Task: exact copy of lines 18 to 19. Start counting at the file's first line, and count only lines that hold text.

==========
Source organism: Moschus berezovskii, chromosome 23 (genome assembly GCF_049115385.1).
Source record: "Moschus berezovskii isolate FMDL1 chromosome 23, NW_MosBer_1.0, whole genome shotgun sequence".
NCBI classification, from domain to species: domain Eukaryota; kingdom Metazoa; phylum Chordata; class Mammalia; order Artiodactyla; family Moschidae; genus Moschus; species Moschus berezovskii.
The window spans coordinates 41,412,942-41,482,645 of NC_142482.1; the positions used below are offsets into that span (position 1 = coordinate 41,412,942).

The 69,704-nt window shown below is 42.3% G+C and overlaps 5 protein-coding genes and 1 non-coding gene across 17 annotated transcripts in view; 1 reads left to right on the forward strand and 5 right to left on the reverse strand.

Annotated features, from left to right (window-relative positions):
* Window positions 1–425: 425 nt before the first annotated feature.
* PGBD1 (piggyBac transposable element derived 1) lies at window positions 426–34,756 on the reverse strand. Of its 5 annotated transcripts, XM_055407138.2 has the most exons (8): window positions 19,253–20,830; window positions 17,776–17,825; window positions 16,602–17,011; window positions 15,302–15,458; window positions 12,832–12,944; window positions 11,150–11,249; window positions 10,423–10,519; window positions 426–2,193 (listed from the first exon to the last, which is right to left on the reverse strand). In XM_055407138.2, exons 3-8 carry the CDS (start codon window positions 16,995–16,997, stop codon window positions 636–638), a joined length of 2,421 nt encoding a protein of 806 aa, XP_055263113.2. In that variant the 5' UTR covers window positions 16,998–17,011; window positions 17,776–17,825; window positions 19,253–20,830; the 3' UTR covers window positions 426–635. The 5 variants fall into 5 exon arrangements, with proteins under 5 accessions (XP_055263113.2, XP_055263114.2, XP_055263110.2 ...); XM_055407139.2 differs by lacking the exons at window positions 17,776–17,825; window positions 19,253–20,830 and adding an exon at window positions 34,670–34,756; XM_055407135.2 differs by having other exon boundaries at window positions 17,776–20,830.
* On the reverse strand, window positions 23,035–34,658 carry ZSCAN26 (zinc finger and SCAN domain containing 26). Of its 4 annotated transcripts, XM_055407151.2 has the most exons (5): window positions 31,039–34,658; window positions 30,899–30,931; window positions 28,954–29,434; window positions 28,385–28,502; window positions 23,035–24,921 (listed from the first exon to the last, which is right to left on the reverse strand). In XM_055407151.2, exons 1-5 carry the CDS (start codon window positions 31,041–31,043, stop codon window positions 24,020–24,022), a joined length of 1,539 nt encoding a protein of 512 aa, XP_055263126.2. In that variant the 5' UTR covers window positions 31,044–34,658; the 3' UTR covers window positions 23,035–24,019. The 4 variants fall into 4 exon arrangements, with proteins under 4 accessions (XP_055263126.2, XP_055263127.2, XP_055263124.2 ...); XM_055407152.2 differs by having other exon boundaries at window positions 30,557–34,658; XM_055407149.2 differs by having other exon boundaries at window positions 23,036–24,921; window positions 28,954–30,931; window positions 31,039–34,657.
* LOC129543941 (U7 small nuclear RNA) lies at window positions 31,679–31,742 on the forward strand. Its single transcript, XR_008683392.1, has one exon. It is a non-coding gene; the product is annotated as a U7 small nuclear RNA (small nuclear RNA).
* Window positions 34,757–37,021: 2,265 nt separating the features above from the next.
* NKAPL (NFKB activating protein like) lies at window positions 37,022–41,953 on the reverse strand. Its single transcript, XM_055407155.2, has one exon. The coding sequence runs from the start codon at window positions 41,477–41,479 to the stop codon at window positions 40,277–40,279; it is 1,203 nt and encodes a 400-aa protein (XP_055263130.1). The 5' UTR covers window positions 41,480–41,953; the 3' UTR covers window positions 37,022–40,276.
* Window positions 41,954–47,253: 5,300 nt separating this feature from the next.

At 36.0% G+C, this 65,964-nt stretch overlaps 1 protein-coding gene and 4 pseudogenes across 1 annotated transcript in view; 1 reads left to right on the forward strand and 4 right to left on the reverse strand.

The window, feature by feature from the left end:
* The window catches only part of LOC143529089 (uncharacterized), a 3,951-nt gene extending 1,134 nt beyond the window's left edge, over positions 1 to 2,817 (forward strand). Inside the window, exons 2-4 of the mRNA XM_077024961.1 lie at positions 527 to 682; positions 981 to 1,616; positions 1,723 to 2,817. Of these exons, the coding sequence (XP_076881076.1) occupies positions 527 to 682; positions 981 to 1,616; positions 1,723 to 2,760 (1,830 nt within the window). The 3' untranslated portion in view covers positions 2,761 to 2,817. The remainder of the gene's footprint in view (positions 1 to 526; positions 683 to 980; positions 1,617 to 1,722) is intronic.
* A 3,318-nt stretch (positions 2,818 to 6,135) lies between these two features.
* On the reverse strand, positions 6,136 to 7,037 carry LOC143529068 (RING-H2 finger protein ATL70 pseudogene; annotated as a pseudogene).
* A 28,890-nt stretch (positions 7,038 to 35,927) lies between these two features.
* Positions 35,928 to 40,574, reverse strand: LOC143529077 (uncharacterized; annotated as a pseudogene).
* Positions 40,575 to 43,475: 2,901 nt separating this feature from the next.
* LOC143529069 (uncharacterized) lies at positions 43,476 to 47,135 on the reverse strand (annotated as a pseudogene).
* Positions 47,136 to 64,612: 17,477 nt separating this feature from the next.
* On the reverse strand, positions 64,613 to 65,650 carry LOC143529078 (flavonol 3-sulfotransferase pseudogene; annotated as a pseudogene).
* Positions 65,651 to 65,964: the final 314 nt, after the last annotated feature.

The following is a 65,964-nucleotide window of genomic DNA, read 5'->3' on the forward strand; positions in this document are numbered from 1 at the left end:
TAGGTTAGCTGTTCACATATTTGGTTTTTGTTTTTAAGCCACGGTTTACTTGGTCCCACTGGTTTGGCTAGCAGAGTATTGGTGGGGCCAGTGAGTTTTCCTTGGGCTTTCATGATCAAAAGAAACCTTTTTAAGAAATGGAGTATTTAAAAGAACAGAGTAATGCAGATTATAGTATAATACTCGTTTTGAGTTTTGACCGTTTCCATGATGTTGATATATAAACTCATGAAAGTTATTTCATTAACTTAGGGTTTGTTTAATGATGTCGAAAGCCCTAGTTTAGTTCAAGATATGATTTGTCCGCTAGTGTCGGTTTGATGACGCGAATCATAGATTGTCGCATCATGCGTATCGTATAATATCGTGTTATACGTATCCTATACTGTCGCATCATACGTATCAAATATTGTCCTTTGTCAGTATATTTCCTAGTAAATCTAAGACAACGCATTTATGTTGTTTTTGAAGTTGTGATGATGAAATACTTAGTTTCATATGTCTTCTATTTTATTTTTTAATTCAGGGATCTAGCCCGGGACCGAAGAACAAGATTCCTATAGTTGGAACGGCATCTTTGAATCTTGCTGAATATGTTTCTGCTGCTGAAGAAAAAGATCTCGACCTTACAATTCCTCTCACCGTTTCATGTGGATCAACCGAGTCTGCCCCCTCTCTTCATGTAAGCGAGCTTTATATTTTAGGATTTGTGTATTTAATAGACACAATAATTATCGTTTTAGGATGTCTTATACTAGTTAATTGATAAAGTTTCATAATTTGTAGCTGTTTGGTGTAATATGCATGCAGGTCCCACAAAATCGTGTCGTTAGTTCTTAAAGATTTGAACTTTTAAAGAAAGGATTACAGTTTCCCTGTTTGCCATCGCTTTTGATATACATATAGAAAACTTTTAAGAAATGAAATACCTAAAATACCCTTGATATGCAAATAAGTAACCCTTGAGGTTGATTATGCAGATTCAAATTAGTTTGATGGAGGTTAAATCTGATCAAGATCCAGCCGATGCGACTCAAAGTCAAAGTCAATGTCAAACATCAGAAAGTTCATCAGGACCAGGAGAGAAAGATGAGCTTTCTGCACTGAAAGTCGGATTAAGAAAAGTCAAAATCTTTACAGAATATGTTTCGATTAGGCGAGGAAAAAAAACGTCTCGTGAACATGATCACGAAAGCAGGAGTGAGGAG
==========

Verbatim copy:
* On the reverse strand, positions 6,136 to 7,037 carry LOC143529068 (RING-H2 finger protein ATL70 pseudogene; annotated as a pseudogene).
* A 28,890-nt stretch (positions 7,038 to 35,927) lies between these two features.